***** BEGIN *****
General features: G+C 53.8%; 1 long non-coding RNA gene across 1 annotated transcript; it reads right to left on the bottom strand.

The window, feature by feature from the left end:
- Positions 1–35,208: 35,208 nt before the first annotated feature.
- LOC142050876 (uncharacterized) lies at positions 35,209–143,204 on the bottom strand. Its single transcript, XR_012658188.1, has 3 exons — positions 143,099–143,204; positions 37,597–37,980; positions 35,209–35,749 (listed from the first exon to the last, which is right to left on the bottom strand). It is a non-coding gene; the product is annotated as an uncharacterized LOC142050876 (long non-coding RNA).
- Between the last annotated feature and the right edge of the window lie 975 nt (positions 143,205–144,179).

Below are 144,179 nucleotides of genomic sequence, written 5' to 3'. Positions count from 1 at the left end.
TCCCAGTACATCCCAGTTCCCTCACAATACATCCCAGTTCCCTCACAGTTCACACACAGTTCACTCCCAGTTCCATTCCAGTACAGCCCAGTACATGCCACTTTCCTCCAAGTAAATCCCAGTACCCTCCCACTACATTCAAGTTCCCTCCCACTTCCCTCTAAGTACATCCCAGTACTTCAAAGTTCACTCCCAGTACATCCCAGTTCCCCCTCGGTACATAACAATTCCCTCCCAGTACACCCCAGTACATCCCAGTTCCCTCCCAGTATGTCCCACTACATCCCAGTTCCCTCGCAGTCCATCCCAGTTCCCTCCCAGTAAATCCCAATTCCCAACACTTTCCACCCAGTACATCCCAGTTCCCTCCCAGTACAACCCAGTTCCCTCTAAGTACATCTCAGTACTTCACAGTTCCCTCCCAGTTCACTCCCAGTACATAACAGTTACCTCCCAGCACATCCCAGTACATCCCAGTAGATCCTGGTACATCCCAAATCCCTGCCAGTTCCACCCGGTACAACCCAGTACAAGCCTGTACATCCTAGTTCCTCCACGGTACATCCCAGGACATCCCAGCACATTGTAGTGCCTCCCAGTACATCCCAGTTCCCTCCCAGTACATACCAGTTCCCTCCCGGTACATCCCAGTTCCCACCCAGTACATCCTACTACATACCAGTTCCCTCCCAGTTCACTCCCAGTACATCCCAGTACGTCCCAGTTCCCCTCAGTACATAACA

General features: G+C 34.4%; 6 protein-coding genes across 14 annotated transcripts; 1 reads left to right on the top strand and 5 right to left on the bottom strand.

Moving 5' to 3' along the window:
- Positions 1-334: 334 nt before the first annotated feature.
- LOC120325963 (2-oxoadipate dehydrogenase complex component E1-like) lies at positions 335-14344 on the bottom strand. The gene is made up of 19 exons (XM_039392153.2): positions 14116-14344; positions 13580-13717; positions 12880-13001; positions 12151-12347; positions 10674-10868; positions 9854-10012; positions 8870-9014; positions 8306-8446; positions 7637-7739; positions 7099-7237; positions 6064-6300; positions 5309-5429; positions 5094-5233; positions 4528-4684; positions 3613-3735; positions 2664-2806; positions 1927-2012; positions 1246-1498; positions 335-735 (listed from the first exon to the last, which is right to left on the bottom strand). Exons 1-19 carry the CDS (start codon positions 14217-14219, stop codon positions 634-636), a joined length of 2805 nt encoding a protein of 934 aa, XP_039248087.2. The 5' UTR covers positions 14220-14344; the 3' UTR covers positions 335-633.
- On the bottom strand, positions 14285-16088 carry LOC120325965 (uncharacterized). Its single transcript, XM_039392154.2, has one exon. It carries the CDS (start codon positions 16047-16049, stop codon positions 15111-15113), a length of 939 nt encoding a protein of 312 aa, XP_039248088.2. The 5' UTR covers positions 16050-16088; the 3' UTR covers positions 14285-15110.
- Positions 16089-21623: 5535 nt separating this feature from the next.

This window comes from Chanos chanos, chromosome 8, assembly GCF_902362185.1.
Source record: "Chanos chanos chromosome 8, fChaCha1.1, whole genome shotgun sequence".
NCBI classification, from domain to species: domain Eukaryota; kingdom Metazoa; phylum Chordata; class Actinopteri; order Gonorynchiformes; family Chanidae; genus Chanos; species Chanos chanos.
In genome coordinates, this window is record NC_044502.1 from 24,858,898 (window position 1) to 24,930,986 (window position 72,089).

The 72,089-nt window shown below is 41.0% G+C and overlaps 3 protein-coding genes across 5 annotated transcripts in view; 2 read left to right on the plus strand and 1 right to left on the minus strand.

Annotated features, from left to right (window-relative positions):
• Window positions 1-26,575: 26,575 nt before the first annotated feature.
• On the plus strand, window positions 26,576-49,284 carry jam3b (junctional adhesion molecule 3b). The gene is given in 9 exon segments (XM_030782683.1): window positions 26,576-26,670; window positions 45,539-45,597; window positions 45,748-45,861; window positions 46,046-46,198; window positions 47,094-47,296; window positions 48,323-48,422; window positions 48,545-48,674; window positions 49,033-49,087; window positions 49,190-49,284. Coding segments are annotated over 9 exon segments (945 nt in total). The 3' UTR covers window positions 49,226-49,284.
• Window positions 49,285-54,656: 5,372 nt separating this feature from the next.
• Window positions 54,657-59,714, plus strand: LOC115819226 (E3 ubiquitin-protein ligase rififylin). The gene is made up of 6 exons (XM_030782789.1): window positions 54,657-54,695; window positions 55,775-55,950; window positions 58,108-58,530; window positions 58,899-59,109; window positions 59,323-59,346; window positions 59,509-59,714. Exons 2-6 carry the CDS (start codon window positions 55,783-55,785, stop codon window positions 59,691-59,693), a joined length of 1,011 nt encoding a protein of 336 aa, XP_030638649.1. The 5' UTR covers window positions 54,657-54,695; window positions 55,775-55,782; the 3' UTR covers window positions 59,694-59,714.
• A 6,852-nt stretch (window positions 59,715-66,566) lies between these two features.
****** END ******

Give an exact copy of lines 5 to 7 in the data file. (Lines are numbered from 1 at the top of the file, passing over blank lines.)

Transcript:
- Between the last annotated feature and the right edge of the window lie 975 nt (positions 143,205–144,179).

Below are 144,179 nucleotides of genomic sequence, written 5' to 3'. Positions count from 1 at the left end.
TCCCAGTACATCCCAGTTCCCTCACAATACATCCCAGTTCCCTCACAGTTCACACACAGTTCACTCCCAGTTCCATTCCAGTACAGCCCAGTACATGCCACTTTCCTCCAAGTAAATCCCAGTACCCTCCCACTACATTCAAGTTCCCTCCCACTTCCCTCTAAGTACATCCCAGTACTTCAAAGTTCACTCCCAGTACATCCCAGTTCCCCCTCGGTACATAACAATTCCCTCCCAGTACACCCCAGTACATCCCAGTTCCCTCCCAGTATGTCCCACTACATCCCAGTTCCCTCGCAGTCCATCCCAGTTCCCTCCCAGTAAATCCCAATTCCCAACACTTTCCACCCAGTACATCCCAGTTCCCTCCCAGTACAACCCAGTTCCCTCTAAGTACATCTCAGTACTTCACAGTTCCCTCCCAGTTCACTCCCAGTACATAACAGTTACCTCCCAGCACATCCCAGTACATCCCAGTAGATCCTGGTACATCCCAAATCCCTGCCAGTTCCACCCGGTACAACCCAGTACAAGCCTGTACATCCTAGTTCCTCCACGGTACATCCCAGGACATCCCAGCACATTGTAGTGCCTCCCAGTACATCCCAGTTCCCTCCCAGTACATACCAGTTCCCTCCCGGTACATCCCAGTTCCCACCCAGTACATCCTACTACATACCAGTTCCCTCCCAGTTCACTCCCAGTACATCCCAGTACGTCCCAGTTCCCCTCAGTACATAACA